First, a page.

Budgeting For A Deficit of Growth
Poor Mr Sinha. with the economy settling down to a 5 per cent hindutva rate of growth, India's finance minister can prevent a fiscal crisis only by backing, through budget 99, what the BJP doesn't really believe in: liberalisation.
By Swati Kamal, Rukmini Parthasarathy, & Abheek Barman
SEPTEMBER 30, 1999. The Mid-Year Review Of The Economy reveals that Budget 99 has not succeeded in reviving the economy yet. Gross Domestic Product (GDP) growth is unlikely to cross 4 per cent this year provided the agricultural sector grows by the projected 4.80 per cent. Corporate sales have grown by less than 1 per cent in the first two quarters of the year while net profits fell by 4 per cent. The Centre's borrowings are likely to climb to Rs 110,000 crore as it seeks to finance a fiscal deficit that has shot up from 5 per cent of GDP in 1997-98 to 6.10 per cent in 1998-99, and is likely to touch 7.50 per cent in 1999-2000. Bankers forecast a Prime Lending Rate of 18 per cent by March 31, 2000. According to stockmarket experts, the Bombay Stock Exchange Sensitivity Index, which has already dropped to a low of 2,700, will fall below the 2,500-mark. Portfolio investors have pulled out more than $2 billion--Rs 9,600 crore at the current exchange rate of Rs 48 to the US dollar--from the stockmarkets in the past 3 months. Foreign exchange reserves have fallen to $8 billion, and are shrinking at the rate of $30 million a day, fuelled by a trade deficit of $10.40 billion, which is 3 per cent of GDP. The Union Government will shortly seek a standby loan of $5 billion (Rs 24,000 crore) from the International Monetary Fund.
The countdown to the Crash Of The Century has begun. No one--not even the only man who has risen in the Central Hall of Parliament to present a budget on February 27--seems to be aware of the real calamity that stares India Inc. in the face.
While growth has all but vanished, Union Finance Minister Yashwant Sinha is fashioning economic policy under the misguided notion that his enemy is the fiscal deficit. What is speeding the Indian economy to self-destruction, however, is not just the growing gap between the Exchequer's revenues and its expenses. It is the growing gap between the growth that India needs--and the growth that India is getting.
In a sense, growth in fiscal 1998 will ride on a recovery in agricultural production. Since it shrank by 1 per cent in 1997-98, the rate of growth of 5.30 per cent that the Central Statistical Organisation (CSO) has projected for this year may be feasible. However, for the prophesy of 5.80 per cent GDP growth--versus 5 per cent in 1997-98--to come true, the industrial sector must grow by 4.60 per cent. Since it grew by only 3.50 per cent in the first 9 months of the year, that seems utterly fanciful.
Worse, the slowdown-turned-recession may not, as Sinha may have hoped, be part of its progress through the classic business cycle of bust-boom-bust. Had that been the case, reveals an analysis of industrial growth-rates since 1993-94, the 4-year gap between any 2 crests--and any 2 troughs--should have resulted in a bottoming-out in 1997-98, followed by an upswing in 1998-99. Unfortunately, the rates of 5.60, 6.60, and (a projected) 4.60 per cent, respectively, in the 3 years upto 1998-99 indicate that this is no cycle, but a long-term secular decline.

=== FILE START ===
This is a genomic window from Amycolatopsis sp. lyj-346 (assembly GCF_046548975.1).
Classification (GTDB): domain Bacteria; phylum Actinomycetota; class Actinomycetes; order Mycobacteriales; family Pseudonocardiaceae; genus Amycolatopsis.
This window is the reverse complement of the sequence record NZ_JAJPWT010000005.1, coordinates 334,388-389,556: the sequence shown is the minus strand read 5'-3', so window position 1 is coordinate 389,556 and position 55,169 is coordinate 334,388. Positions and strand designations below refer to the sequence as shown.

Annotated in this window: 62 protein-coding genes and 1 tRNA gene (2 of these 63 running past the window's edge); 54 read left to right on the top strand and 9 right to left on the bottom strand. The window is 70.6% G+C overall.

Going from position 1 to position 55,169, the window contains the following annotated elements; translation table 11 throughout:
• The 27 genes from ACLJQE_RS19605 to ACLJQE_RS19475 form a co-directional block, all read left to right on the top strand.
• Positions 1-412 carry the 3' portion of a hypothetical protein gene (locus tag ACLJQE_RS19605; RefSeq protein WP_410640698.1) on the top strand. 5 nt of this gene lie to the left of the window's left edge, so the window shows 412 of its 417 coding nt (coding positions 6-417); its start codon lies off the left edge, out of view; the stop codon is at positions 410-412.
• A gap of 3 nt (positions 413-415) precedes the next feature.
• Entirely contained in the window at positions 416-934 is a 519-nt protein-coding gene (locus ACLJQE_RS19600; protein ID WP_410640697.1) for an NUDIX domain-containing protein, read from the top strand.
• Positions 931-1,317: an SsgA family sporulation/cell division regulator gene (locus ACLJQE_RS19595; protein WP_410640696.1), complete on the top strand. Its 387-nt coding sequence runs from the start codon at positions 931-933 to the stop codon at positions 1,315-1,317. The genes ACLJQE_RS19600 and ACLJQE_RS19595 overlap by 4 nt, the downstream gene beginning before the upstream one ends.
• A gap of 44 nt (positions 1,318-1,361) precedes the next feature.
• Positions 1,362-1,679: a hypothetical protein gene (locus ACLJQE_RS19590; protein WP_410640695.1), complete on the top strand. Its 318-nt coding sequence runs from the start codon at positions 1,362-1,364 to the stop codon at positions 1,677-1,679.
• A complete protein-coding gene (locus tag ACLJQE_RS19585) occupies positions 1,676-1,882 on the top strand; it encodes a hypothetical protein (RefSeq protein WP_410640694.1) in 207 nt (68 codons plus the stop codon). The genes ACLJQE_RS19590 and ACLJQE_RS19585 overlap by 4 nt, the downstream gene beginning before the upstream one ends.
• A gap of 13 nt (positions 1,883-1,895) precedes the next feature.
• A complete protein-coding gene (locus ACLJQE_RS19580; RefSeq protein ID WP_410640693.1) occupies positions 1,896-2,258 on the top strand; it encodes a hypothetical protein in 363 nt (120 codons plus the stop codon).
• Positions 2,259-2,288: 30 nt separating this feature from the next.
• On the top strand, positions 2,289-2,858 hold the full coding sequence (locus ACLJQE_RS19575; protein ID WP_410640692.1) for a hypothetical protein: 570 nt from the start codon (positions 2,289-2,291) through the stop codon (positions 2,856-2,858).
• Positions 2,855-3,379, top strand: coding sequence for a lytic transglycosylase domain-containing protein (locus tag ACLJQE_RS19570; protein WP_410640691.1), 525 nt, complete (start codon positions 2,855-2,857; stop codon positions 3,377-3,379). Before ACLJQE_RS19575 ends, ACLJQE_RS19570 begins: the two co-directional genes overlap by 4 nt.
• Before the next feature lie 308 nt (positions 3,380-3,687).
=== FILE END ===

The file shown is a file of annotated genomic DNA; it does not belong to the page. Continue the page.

Blame it on drooping demand growth, both domestic and global. With the implosion in Asia shrinking global trade, India's exports have collapsed, shrinking by 2.9 per cent in the first 9 months of 1998-99 over last year. However, the deceleration in domestic demand is more difficult to explain. Money supply growth continues to run at over 20 per cent per annum, which suggests that nominal incomes are growing. Inflation rates are heading downward, which indicates that real incomes are also rising. Higher agricultural growth should translate into increased spending by farmers. And yet, private final consumption will grow by just 3.92 per cent in 1998-99.
That is not enough to propel a recovery. Sure, the changing structure of demand will lead to pockets of growth: infotech, pharmaceuticals, and, more recently, fast moving consumer goods. But then, these are businesses that, typically, do not have strong linkages with other sectors. As for the industrial core of the economy, it continues to shrivel. Between April and November, 1998, the basic goods industries grew by just 1.4 per cent--down from 6.8 per cent in 1997.
Obviously, the growth impulses generated by the first wave of the reforms have ebbed. And the economy is settling down to a new trajectory: the Hindutva rate of growth of under 5 per cent per annum. A reincarnation of the Hindu rate of growth that acted as unwelcome ballast through the 1970s, this is what Sinha must attack--first. Unfortunately, Budget 99 threatens to be devoid of an understanding of the bad karma that stalks the economy. And will, mistakenly, focus only on controlling the deficit, not on igniting growth. Forgetting, of course, that growth is the most powerful deficit-decimator there can be.